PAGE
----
Cushing's syndrome describes the signs and symptoms associated with prolonged exposure to inappropriately high levels of the hormone cortisol. This can be caused by taking glucocorticoid drugs, or diseases that result in excess cortisol, adrenocorticotropic hormone (ACTH), or CRH levels.
Cushing's disease refers to a pituitary-dependent cause of Cushing's syndrome: a tumor (adenoma) in the pituitary gland produces large amounts of ACTH, causing the adrenal glands to produce elevated levels of cortisol. It is the most common non-iatrogenic cause of Cushing's syndrome, responsible for 70% of cases excluding glucocorticoid related cases. An easy way to distinguish Cushing's syndrome from Cushing's disease is that the measured ACTH levels are lower in the former. The decrease in ACTH is due to increased negative feedback of cortisol on the hypothalamus and anterior pituitary.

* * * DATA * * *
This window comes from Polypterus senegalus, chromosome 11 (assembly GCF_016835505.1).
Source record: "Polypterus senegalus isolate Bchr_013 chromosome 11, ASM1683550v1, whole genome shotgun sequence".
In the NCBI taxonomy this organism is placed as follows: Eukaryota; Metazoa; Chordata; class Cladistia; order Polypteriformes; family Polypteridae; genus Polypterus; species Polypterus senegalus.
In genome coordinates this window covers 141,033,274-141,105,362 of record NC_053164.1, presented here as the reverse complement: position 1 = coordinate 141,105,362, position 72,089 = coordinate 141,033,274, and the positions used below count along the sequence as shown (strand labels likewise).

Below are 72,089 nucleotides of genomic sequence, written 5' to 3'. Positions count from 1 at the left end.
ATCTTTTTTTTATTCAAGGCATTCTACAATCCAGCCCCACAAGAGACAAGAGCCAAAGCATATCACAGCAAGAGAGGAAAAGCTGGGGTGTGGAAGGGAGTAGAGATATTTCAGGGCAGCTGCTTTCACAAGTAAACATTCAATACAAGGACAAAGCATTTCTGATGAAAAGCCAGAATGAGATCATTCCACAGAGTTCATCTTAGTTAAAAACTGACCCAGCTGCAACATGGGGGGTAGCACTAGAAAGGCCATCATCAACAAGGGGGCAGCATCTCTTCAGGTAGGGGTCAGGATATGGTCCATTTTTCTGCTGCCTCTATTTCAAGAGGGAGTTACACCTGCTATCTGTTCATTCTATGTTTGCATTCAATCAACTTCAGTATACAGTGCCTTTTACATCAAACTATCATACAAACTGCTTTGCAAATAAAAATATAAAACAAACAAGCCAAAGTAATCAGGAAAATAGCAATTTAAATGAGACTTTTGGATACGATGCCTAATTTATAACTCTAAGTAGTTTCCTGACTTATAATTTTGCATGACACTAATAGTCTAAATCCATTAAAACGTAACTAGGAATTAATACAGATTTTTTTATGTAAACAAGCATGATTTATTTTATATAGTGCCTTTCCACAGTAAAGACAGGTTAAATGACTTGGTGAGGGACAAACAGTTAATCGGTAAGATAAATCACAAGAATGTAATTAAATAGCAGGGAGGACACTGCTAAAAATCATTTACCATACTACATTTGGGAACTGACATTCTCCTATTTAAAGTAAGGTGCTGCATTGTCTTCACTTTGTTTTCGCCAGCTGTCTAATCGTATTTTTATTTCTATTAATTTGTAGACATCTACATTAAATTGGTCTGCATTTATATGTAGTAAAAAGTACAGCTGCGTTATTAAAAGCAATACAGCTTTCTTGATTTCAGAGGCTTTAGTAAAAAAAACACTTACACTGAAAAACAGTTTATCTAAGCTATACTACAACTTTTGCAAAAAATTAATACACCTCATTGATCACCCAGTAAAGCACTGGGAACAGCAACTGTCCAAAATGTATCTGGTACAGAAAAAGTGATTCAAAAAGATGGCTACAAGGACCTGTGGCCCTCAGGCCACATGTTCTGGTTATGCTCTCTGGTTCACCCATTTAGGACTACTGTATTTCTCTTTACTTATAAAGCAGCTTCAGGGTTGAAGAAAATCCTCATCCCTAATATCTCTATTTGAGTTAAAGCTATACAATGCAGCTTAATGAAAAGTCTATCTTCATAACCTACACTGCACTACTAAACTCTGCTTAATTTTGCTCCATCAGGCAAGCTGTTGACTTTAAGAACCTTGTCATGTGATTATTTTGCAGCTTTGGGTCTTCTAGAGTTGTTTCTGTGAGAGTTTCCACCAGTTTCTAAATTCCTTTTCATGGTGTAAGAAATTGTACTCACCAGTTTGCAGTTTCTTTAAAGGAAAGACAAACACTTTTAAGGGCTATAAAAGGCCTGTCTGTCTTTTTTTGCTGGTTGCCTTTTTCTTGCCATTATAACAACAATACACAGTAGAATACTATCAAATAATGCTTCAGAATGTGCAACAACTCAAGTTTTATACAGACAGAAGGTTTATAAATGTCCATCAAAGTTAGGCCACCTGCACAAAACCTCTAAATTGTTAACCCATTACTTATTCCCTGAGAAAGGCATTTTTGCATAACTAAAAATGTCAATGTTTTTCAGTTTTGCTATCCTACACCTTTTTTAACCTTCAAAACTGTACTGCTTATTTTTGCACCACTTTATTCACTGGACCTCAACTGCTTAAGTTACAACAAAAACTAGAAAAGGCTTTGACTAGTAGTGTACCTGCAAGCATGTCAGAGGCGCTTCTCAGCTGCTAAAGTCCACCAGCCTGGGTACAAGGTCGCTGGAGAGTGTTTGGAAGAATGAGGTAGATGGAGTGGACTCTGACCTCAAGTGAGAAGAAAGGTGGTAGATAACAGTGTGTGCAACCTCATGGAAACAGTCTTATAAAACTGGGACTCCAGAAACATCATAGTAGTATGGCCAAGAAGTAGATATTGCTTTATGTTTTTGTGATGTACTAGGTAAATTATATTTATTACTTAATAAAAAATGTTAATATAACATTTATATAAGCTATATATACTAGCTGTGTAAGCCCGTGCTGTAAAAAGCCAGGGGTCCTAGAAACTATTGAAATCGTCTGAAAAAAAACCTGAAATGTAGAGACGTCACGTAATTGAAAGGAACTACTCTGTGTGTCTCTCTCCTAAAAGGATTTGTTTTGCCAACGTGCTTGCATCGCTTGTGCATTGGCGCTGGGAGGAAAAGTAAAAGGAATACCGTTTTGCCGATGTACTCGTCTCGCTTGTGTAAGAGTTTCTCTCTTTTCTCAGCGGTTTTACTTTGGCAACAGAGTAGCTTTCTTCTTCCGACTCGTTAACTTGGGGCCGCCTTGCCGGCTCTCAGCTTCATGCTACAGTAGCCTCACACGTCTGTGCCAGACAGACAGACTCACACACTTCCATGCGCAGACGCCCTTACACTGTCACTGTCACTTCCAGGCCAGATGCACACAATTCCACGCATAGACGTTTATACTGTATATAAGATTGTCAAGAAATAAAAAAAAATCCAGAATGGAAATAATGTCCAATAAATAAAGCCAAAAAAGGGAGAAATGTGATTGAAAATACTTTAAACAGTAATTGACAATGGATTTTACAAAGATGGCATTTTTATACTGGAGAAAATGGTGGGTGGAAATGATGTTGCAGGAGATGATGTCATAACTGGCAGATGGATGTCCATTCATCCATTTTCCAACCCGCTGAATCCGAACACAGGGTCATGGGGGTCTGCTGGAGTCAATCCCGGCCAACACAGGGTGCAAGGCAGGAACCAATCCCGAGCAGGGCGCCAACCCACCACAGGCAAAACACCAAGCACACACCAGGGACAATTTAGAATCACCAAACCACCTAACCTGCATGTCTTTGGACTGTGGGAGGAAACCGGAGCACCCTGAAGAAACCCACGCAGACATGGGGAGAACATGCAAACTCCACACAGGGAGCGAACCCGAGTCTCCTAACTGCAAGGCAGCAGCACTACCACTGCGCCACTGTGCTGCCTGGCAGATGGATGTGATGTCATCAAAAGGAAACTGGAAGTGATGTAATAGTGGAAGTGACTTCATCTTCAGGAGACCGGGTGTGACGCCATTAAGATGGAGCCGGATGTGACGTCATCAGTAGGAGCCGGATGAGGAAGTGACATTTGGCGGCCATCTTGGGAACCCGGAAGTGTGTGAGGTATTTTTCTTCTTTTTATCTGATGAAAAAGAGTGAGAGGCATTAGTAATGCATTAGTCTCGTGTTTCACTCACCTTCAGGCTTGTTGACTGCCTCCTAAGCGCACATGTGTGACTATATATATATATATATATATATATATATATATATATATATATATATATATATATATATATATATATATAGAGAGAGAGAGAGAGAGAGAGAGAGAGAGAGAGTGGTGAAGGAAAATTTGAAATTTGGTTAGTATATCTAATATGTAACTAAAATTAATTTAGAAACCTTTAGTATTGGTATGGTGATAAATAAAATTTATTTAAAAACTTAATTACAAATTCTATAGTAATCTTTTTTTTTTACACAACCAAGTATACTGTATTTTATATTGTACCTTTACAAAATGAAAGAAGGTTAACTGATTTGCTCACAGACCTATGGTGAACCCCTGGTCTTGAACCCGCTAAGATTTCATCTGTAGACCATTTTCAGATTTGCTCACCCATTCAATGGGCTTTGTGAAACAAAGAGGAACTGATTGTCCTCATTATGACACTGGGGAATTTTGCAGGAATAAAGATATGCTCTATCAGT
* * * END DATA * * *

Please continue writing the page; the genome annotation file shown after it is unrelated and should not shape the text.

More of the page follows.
This pathology was described by Harvey Cushing in 1932. The syndrome is also called Itsenko-Cushing syndrome, hyperadrenocorticism or hypercorticism.
Cushing's syndrome is not confined to humans and is also a relatively common condition in domestic dogs and horses. It also occurs in cats, but rarely.

This video explains the complete workup of Cushing Syndrome, the causes, the diagnosis, and the full management. It is very thorough. I hope you enjoy